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BEHIND THE LINES WITH DR: Cutting Scenes - Pace or Play

If your reader doesn't beg to turn the page, your story's pace is off. Doug Richardson discusses cutting scenes to get the pace just right.

Doug Richardson’s first produced feature was the sequel to Die Hard, Die Harder.Visit Doug’s site for more Hollywood war stories and information on his popular novels. Follow Doug on Twitter @byDougRich.

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BEHIND THE LINES WITH DR: Cutting Scenes - Pace or Play by Doug Richardson | Script Magazine #scriptchat #screenwriting

This is a love letter to a thing called pace. Believing in it. Letting it be your guide. I’m talking about having a flat-out affair with pace at the expense of your… gulp… own written words.

But first, a little context. And context usually comes from readers. Professionals. Those with skin in the game. As for their reviews, I’ve heard most of ‘em. So maybe have you:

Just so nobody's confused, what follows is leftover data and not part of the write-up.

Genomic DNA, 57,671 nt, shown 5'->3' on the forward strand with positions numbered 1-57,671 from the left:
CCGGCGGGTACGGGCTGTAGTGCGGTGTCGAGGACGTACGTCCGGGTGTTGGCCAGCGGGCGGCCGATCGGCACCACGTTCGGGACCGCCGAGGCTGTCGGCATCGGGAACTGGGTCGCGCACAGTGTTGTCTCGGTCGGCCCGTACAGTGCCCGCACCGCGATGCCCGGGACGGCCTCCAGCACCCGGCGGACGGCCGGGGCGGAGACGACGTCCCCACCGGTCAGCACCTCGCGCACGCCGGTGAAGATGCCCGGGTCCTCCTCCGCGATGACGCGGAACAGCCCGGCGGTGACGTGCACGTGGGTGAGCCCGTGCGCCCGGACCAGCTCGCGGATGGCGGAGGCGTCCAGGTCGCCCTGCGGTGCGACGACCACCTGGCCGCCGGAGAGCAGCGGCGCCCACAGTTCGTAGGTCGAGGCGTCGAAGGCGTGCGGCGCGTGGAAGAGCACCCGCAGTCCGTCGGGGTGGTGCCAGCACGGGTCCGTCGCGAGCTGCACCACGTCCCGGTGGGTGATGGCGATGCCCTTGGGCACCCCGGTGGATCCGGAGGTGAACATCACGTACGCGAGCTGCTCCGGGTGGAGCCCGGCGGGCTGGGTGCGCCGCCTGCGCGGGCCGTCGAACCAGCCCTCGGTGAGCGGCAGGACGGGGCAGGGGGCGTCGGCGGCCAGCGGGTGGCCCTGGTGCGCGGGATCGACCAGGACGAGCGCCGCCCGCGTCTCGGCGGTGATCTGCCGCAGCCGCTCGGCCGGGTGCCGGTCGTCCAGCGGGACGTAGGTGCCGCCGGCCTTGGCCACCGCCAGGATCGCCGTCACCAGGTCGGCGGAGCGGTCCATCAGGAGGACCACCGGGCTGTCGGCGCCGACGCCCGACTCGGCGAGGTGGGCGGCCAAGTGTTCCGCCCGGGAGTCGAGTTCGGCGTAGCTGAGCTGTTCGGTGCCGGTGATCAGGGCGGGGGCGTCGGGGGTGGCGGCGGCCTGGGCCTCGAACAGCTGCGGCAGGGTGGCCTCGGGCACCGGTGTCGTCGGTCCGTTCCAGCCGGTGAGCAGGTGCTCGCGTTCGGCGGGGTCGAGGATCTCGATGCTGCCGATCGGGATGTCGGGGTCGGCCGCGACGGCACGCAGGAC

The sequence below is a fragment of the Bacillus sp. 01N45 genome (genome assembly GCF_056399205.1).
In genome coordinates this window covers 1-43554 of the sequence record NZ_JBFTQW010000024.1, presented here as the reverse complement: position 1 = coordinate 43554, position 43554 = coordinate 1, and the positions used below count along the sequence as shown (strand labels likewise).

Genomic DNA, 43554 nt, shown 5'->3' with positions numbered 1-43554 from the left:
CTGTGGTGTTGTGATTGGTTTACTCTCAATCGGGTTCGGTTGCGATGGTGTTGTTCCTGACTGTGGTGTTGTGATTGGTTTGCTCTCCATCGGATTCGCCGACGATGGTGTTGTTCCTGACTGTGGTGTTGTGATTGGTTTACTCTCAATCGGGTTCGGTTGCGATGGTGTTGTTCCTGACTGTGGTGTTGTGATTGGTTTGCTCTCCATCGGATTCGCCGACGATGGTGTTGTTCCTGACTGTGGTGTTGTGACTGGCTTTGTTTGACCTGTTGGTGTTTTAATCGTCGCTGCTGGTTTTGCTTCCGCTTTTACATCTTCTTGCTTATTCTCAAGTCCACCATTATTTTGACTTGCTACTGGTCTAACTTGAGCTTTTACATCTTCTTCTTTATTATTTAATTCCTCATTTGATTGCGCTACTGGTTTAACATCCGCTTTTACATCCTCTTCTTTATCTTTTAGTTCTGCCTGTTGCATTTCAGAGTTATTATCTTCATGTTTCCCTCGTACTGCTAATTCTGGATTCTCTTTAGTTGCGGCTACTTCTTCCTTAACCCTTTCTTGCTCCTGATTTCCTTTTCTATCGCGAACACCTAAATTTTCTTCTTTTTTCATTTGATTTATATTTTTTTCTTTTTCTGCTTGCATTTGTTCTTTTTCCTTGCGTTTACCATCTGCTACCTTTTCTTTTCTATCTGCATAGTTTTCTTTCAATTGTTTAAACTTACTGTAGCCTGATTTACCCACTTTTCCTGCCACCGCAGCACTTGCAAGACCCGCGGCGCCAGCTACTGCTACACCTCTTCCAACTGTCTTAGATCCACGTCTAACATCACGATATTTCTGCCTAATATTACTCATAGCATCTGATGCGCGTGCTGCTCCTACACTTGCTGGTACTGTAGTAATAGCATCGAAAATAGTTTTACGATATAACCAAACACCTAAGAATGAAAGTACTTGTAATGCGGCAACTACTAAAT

“I like it a lot, but it could use a little pruning.”

“Starts like a house-a-fire. Finishes just as strong. But still feels a little fat in the middle.”

“Good story. But I’m kinda worried about the pacing of the thing.”

“Great writing. Yet I’m wondering if you can see yourself through all these trees.”

“Looks kinda description heavy, yeah?”

Then there’s two of my favorite, non-dialogue retorts. Upon handing my work to producers or editors, they immediately turn to the end to take a gander at the page number with their faces frozen in mock-shock. Or there’s others who will merely heft it in one or two hands and like some bad carnival act, guess the length by the tome’s weight.

Agents, producers, executives, directors, development minions, and editors, all have a version of the same note. Which put succinctly and to the point is thus: the script is too slow, needs cutting, so get to thinning it into something that moves like the wind before we bring on somebody who knows how to shave pages.

Why? Because it’s all about pace. Otherwise known as the fear of being boring.